Pooled Analysis Shows Similar Efficacy of Nivolumab in BRAF V600–Mutant and BRAF Wild-Type Advanced Melanoma

Published by Kevin Ryan · 1 min ·
The point here is the Optivo , Nivolumab. was shown in 4 studies to have up tp to a 35 % response rate lasting an average of 14 months with very tolerable toxicity despite the presence or absence of some known tumor markers. The drug is a PDL-1 inhibitor –This response rate is a breakthrough and supports the checkmate 67 study which uses two antibodies. This one is not too hard to follow. The drug is FDA approved- Dr ryan www.whemtumoristherumorandcanceristheanswer.com/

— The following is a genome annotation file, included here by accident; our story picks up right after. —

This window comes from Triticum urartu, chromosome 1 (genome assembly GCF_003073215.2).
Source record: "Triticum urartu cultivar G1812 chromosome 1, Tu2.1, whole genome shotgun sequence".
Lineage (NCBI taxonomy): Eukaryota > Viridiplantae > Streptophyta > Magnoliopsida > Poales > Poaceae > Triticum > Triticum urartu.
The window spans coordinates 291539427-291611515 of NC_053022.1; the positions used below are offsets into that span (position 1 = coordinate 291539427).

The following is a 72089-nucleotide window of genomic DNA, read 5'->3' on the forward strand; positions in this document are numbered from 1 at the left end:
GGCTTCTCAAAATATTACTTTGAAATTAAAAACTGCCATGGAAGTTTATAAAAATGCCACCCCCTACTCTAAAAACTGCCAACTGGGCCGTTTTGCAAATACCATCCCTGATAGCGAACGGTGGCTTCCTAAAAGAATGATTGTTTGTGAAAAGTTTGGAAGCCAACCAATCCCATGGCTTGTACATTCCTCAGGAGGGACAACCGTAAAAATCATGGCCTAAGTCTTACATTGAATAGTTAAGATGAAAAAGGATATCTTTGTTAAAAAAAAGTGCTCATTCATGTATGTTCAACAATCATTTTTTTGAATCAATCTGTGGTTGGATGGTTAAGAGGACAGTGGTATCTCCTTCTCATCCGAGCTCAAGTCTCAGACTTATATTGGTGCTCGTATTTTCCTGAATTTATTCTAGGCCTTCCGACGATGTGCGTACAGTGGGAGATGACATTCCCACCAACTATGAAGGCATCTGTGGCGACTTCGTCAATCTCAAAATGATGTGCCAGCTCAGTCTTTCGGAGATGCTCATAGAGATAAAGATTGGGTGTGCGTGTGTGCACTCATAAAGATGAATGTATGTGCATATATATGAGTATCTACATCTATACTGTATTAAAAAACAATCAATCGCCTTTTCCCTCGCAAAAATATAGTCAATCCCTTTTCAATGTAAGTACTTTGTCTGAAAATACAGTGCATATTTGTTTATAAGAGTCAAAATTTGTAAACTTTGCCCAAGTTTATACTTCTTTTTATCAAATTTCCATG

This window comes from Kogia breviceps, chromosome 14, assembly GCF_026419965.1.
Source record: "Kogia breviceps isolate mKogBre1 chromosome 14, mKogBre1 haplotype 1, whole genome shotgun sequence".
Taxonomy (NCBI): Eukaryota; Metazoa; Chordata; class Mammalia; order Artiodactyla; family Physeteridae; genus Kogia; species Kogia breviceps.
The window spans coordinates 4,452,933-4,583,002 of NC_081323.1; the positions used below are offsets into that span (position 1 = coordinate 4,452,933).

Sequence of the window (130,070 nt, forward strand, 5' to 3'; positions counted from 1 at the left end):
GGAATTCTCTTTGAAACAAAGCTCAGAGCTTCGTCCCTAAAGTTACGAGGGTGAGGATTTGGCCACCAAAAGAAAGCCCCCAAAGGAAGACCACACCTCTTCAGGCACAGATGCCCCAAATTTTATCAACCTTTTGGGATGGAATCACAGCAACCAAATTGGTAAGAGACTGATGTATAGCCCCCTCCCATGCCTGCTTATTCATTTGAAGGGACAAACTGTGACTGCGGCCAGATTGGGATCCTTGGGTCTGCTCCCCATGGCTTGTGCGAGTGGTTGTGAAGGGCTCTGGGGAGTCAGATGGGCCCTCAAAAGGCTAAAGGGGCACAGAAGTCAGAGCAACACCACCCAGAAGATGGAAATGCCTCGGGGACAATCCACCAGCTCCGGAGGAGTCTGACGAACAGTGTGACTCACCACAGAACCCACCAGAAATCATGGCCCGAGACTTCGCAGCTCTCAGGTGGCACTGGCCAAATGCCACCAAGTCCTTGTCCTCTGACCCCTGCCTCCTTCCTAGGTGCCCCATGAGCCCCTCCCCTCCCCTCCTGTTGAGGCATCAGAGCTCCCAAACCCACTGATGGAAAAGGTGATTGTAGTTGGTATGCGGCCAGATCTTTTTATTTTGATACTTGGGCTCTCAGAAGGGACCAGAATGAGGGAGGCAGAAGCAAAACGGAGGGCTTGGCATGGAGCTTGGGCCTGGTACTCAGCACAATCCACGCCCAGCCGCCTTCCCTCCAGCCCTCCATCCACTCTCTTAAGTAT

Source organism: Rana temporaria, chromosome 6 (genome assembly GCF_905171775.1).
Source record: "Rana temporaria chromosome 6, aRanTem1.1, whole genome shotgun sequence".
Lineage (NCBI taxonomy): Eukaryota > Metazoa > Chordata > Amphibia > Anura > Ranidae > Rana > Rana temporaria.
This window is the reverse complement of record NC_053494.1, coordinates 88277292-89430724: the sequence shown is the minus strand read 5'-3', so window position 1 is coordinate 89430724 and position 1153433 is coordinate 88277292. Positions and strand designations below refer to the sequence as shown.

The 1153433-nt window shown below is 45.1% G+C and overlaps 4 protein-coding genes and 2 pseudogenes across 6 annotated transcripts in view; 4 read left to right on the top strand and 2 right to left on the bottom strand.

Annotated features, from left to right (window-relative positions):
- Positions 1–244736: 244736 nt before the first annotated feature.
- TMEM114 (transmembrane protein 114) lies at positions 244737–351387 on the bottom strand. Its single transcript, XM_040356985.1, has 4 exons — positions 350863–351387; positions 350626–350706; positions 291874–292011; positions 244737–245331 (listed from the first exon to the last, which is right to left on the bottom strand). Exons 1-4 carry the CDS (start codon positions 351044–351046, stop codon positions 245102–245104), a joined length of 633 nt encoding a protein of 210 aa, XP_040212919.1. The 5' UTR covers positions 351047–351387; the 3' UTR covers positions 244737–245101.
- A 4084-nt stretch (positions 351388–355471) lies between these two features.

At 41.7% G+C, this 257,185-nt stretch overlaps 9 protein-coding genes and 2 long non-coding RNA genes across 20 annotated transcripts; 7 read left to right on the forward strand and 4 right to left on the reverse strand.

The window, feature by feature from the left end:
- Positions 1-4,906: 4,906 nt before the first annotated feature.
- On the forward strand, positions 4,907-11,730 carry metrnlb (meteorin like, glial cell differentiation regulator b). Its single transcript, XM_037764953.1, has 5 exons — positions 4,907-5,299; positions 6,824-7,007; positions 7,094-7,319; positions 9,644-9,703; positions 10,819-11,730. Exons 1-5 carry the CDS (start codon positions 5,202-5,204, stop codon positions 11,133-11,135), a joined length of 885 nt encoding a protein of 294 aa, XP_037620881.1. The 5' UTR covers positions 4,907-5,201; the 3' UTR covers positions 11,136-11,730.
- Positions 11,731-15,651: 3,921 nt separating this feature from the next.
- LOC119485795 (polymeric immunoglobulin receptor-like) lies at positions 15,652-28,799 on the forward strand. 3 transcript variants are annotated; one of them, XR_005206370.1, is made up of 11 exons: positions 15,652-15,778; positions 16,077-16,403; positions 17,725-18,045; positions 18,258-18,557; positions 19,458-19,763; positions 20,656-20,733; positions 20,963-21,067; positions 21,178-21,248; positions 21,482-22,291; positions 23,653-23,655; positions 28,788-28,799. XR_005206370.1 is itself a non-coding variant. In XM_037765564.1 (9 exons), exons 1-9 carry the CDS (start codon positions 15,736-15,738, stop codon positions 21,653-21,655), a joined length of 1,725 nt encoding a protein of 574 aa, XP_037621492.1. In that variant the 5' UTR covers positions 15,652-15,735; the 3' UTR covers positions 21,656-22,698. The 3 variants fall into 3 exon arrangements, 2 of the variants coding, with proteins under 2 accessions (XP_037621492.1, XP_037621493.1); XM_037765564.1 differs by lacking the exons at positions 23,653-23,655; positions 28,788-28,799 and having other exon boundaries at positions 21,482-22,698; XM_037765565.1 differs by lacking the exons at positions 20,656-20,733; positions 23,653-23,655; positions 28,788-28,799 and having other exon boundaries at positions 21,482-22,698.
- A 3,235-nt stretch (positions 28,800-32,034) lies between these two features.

Pooled Analysis Shows Similar Efficacy of Nivolumab in BRAF V600–Mutant and BRAF Wild-Type Advanced Melanoma STUDY Key Points: •Response rates with nivolumab were similar in patients with and without BRAF mutations. •Response rates did not appear to differ according to prior BRAF inhibitor or ipilimumab therapy or PD-L1 status. A pooled analysis of four clinical trials of nivolumab (Opdivo) in advanced melanoma, reported by Larkin et al in JAMA Oncology, suggested similar response rates in patients with BRAF V600–mutant and BRAF wild-type disease. Study Details The retrospective analysis included data from adult patients with unresectable stage III or stage IV melanoma from four clinical trials. Nivolumab was given at 0.1, 0.3, 1.0, 3.0, or 10.0 mg/kg every 2 weeks until disease progression, treatment discontinuation due to adverse events, withdrawal, or end of study, with 83% of patients receiving the 3 mg/kg dose. Overall, 72% of patients in the BRAF-mutant group had received prior BRAF inhibitor therapy. A total of 73% of patients in the BRAF wild-type group and 86% in the mutant group had received at least two prior therapies for advanced disease. Response Rates Among patients evaluable for objective response, response rates were 34.6% (95% confidence interval [CI] = 28.3%–41.3%) among 217 patients with wild-type BRAF and 29.7% (95% CI = 19.7%–41.5%) among 74 with BRAF-mutant status. Objective response rates did not seem to be affected by prior BRAF inhibitor therapy (35% vs 29% among those with no prior therapy; 30% in BRAF-mutant patients with prior therapy), prior ipilimumab (Yervoy) therapy (36% vs 25% among those with prior therapy; 31% vs 39% among those without prior therapy), or tumor PD-L1 (programmed death ligand 1) status (54% vs 33% among PD-L1–positive patients; 22% vs 27% among PD-L1–negative/indeterminate patients). The median duration of response was 14.8 months (95% CI = 11.1–24.0 months) in the wild-type BRAF group and 11.2 months (95% CI = 7.3–22.9 months) in the BRAF-mutant group, with a median time to response being 2.2 months in both groups. Adverse Events The most common treatment-related adverse events of any grade among the total of 334 wild-type BRAF patients and 106 BRAF-mutant patients were fatigue (26% vs 17%), pruritus (17% vs 9%), rash (12% vs 10%), and diarrhea (12% vs 8%). Treatment-related grade 3 or 4 adverse events occurred in 11.7% vs 2.8%, with none occurring in more than two patients in either group. Adverse events led to discontinuation of treatment in 6% vs 11%, respectively. The investigators concluded, “The results of this retrospective analysis suggest that nivolumab has similar efficacy and safety outcomes in patients with wild-type or mutant BRAF, regardless of prior BRAF inhibitor or ipilimumab treatment VISIT MY WEB SITE www.whentumoristherumorandcanceristheanswer.com/
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